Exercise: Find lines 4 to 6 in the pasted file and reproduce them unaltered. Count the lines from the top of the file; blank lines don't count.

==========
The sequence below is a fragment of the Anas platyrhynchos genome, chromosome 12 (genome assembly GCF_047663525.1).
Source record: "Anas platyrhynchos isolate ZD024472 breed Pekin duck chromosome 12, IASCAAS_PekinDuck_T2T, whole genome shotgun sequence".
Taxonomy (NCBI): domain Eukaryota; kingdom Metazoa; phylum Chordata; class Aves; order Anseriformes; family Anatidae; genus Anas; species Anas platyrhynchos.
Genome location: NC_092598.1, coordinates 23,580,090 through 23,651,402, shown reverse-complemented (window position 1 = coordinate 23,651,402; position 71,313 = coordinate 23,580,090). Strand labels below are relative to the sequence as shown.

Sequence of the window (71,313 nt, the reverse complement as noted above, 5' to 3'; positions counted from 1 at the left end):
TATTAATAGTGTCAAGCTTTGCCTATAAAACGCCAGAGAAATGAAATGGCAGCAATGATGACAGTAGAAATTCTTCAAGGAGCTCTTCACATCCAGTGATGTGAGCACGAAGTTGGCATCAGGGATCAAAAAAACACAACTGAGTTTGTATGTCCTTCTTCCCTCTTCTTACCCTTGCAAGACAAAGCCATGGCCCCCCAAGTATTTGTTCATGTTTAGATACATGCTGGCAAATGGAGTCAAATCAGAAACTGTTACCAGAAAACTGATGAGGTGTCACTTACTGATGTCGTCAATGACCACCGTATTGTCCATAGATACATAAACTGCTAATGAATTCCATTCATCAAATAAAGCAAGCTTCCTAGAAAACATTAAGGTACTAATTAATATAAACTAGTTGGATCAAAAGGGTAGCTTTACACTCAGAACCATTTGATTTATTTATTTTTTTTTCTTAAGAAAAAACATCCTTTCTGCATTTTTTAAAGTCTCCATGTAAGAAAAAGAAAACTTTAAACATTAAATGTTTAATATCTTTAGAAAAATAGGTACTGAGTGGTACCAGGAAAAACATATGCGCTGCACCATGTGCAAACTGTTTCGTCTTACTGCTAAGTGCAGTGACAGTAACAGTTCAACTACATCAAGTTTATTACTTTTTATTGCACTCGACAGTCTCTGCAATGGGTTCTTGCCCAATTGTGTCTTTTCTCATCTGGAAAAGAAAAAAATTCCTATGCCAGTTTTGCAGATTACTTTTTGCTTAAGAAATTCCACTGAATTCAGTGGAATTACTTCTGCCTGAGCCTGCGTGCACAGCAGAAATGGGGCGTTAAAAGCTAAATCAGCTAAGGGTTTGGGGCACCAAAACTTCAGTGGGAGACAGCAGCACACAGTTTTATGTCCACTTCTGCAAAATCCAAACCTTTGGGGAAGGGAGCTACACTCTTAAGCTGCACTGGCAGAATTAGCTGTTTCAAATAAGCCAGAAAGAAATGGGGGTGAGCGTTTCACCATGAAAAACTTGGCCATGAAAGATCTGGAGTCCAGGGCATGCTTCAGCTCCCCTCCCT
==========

Genome location: NC_092598.1, coordinates 23,580,090 through 23,651,402, shown reverse-complemented (window position 1 = coordinate 23,651,402; position 71,313 = coordinate 23,580,090). Strand labels below are relative to the sequence as shown.

Sequence of the window (71,313 nt, the reverse complement as noted above, 5' to 3'; positions counted from 1 at the left end):
TATTAATAGTGTCAAGCTTTGCCTATAAAACGCCAGAGAAATGAAATGGCAGCAATGATGACAGTAGAAATTCTTCAAGGAGCTCTTCACATCCAGTGATGTGAGCACGAAGTTGGCATCAGGGATCAAAAAAACACAACTGAGTTTGTATGTCCTTCTTCCCTCTTCTTACCCTTGCAAGACAAAGCCATGGCCCCCCAAGTATTTGTTCATGTTTAGATACATGCTGGCAAATGGAGTCAAATCAGAAACTGTTACCAGAAAACTGATGAGGTGTCACTTACTGATGTCGTCAATGACCACCGTATTGTCCATAGATACATAAACTGCTAATGAATTCCATTCATCAAATAAAGCAAGCTTCCTAGAAAACATTAAGGTACTAATTAATATAAACTAGTTGGATCAAAAGGGTAGCTTTACACTCAGAACCATTTGATTTATTTATTTTTTTTTCTTAAGAAAAAACATCCTTTCTGCATTTTTTAAAGTCTCCATGTAAGAAAAAGAAAACTTTAAACATTAAATGTTTAATATCTTTAGAAAAATAGGTACTGAGTGGTACCAGGAAAAACATATGCGCTGCACCATGTGCAAACTGTTTCGTCTTACTGCTAAGTGCAGTGACAGTAACAGTTCAACTACATCAAGTTTATTACTTTTTATTGCACTCGACAGTCTCTGCAATGGGTTCTTGCCCAATTGTGTCTTTTCTCATCTGGAAAAGAAAAAAATTCCTATGCCAGTTTTGCAGATTACTTTTTGCTTAAGAAATTCCACTGAATTCAGTGGAATTACTTCTGCCTGAGCCTGCGTGCACAGCAGAAATGGGGCGTTAAAAGCTAAATCAGCTAAGGGTTTGGGGCACCAAAACTTCAGTGGGAGACAGCAGCACACAGTTTTATGTCCACTTCTGCAAAATCCAAACCTTTGGGGAAGGGAGCTACACTCTTAAGCTGCACTGGCAGAATTAGCTGTTTCAAATAAGCCAGAAAGAAATGGGGGTGAGCGTTTCACCATGAAAAACTTGGCCATGAAAGATCTGGAGTCCAGGGCATGCTTCAGCTCCCCTCCCT